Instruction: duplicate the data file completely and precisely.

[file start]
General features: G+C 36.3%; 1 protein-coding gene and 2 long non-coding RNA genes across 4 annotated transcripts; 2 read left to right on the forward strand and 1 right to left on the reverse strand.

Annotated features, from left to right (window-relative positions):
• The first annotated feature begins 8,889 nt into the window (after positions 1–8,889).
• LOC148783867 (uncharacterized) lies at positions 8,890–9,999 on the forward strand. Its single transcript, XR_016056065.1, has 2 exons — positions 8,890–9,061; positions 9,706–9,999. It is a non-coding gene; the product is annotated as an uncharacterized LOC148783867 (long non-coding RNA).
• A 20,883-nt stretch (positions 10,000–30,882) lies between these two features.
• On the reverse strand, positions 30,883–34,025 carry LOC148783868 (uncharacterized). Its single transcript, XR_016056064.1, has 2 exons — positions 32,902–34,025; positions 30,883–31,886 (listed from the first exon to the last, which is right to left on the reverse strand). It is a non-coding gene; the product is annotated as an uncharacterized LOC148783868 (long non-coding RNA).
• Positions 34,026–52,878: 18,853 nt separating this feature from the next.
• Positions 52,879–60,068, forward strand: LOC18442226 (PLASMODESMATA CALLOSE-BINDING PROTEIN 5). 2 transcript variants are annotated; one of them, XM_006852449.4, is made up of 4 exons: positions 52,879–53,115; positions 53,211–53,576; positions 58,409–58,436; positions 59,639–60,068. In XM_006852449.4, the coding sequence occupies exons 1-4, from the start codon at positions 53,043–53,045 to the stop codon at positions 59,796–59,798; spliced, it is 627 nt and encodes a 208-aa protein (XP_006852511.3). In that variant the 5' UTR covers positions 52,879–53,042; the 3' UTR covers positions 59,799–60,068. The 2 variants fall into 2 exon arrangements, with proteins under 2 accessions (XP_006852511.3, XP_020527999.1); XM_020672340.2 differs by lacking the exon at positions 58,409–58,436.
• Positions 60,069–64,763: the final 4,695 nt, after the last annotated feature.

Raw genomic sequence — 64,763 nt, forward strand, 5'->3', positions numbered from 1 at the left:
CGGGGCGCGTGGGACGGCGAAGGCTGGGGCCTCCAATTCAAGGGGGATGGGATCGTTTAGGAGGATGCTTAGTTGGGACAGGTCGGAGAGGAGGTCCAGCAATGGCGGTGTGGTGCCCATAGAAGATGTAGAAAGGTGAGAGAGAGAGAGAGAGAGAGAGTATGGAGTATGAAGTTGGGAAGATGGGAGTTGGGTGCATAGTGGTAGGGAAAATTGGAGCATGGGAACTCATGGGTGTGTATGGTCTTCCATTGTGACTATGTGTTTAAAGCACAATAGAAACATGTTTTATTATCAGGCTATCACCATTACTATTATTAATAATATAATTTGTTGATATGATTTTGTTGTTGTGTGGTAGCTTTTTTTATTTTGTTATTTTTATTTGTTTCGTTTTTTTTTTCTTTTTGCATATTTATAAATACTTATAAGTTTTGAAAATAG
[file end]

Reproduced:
General features: G+C 36.3%; 1 protein-coding gene and 2 long non-coding RNA genes across 4 annotated transcripts; 2 read left to right on the forward strand and 1 right to left on the reverse strand.

Annotated features, from left to right (window-relative positions):
• The first annotated feature begins 8,889 nt into the window (after positions 1–8,889).
• LOC148783867 (uncharacterized) lies at positions 8,890–9,999 on the forward strand. Its single transcript, XR_016056065.1, has 2 exons — positions 8,890–9,061; positions 9,706–9,999. It is a non-coding gene; the product is annotated as an uncharacterized LOC148783867 (long non-coding RNA).
• A 20,883-nt stretch (positions 10,000–30,882) lies between these two features.
• On the reverse strand, positions 30,883–34,025 carry LOC148783868 (uncharacterized). Its single transcript, XR_016056064.1, has 2 exons — positions 32,902–34,025; positions 30,883–31,886 (listed from the first exon to the last, which is right to left on the reverse strand). It is a non-coding gene; the product is annotated as an uncharacterized LOC148783868 (long non-coding RNA).
• Positions 34,026–52,878: 18,853 nt separating this feature from the next.
• Positions 52,879–60,068, forward strand: LOC18442226 (PLASMODESMATA CALLOSE-BINDING PROTEIN 5). 2 transcript variants are annotated; one of them, XM_006852449.4, is made up of 4 exons: positions 52,879–53,115; positions 53,211–53,576; positions 58,409–58,436; positions 59,639–60,068. In XM_006852449.4, the coding sequence occupies exons 1-4, from the start codon at positions 53,043–53,045 to the stop codon at positions 59,796–59,798; spliced, it is 627 nt and encodes a 208-aa protein (XP_006852511.3). In that variant the 5' UTR covers positions 52,879–53,042; the 3' UTR covers positions 59,799–60,068. The 2 variants fall into 2 exon arrangements, with proteins under 2 accessions (XP_006852511.3, XP_020527999.1); XM_020672340.2 differs by lacking the exon at positions 58,409–58,436.
• Positions 60,069–64,763: the final 4,695 nt, after the last annotated feature.

Raw genomic sequence — 64,763 nt, forward strand, 5'->3', positions numbered from 1 at the left:
CGGGGCGCGTGGGACGGCGAAGGCTGGGGCCTCCAATTCAAGGGGGATGGGATCGTTTAGGAGGATGCTTAGTTGGGACAGGTCGGAGAGGAGGTCCAGCAATGGCGGTGTGGTGCCCATAGAAGATGTAGAAAGGTGAGAGAGAGAGAGAGAGAGAGAGTATGGAGTATGAAGTTGGGAAGATGGGAGTTGGGTGCATAGTGGTAGGGAAAATTGGAGCATGGGAACTCATGGGTGTGTATGGTCTTCCATTGTGACTATGTGTTTAAAGCACAATAGAAACATGTTTTATTATCAGGCTATCACCATTACTATTATTAATAATATAATTTGTTGATATGATTTTGTTGTTGTGTGGTAGCTTTTTTTATTTTGTTATTTTTATTTGTTTCGTTTTTTTTTTCTTTTTGCATATTTATAAATACTTATAAGTTTTGAAAATAG